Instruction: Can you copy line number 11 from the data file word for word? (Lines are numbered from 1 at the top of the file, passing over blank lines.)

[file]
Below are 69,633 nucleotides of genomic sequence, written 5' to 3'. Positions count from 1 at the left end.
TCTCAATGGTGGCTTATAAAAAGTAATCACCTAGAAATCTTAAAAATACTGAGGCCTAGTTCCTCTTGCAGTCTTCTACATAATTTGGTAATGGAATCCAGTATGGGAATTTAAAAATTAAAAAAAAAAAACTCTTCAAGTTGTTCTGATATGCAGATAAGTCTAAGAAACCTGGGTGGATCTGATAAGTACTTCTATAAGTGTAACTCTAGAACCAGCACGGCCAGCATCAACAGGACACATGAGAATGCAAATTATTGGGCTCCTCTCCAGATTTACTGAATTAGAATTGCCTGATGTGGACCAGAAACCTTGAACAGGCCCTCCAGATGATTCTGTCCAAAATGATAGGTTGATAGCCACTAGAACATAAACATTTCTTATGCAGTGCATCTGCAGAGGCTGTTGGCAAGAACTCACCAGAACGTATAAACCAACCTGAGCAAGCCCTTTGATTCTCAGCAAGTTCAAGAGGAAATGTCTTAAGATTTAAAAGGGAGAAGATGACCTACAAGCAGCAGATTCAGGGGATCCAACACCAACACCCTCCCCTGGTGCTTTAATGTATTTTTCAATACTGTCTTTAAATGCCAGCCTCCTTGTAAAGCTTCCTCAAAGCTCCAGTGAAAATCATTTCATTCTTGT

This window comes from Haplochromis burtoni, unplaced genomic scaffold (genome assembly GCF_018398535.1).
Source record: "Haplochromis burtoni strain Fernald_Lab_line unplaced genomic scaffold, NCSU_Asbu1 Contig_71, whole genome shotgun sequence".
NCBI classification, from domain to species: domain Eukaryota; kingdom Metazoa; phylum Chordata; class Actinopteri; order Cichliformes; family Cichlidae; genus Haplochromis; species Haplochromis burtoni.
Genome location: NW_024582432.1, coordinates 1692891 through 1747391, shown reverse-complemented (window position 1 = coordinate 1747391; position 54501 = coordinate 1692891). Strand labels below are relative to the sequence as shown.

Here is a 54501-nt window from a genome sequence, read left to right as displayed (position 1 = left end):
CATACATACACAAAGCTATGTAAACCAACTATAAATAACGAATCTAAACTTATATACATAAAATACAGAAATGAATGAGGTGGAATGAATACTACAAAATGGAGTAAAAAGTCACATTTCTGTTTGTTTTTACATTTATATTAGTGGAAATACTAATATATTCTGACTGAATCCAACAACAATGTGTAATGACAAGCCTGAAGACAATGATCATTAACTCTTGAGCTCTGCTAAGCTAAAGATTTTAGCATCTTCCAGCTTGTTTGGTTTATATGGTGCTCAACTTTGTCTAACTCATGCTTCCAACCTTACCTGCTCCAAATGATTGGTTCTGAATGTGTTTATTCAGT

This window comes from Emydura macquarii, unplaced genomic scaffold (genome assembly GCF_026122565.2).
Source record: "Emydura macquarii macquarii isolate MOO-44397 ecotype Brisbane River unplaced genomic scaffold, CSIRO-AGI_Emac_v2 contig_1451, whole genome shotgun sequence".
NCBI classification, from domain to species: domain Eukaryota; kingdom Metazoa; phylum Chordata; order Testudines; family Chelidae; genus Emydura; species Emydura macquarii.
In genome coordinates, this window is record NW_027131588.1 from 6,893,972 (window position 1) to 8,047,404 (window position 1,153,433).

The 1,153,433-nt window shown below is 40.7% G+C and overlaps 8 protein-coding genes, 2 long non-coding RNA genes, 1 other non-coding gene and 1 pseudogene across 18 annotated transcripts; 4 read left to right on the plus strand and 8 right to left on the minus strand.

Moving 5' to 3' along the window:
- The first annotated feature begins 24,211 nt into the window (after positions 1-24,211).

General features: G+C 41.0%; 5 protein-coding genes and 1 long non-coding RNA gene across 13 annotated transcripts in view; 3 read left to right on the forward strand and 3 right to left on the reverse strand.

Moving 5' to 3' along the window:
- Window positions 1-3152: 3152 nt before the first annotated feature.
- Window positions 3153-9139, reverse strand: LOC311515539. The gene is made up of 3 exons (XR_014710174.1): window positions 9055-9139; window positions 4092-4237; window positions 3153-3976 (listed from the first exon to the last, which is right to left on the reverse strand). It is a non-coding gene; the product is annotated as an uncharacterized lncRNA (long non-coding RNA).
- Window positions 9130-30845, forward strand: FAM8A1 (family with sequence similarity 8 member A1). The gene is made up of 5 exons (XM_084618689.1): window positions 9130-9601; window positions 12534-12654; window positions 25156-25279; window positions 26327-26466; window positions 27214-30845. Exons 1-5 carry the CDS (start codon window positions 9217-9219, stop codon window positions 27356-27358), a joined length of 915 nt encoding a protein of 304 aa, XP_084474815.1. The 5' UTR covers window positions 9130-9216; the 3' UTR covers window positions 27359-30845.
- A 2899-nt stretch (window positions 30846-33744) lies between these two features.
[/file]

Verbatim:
NCBI classification, from domain to species: domain Eukaryota; kingdom Metazoa; phylum Chordata; order Testudines; family Chelidae; genus Emydura; species Emydura macquarii.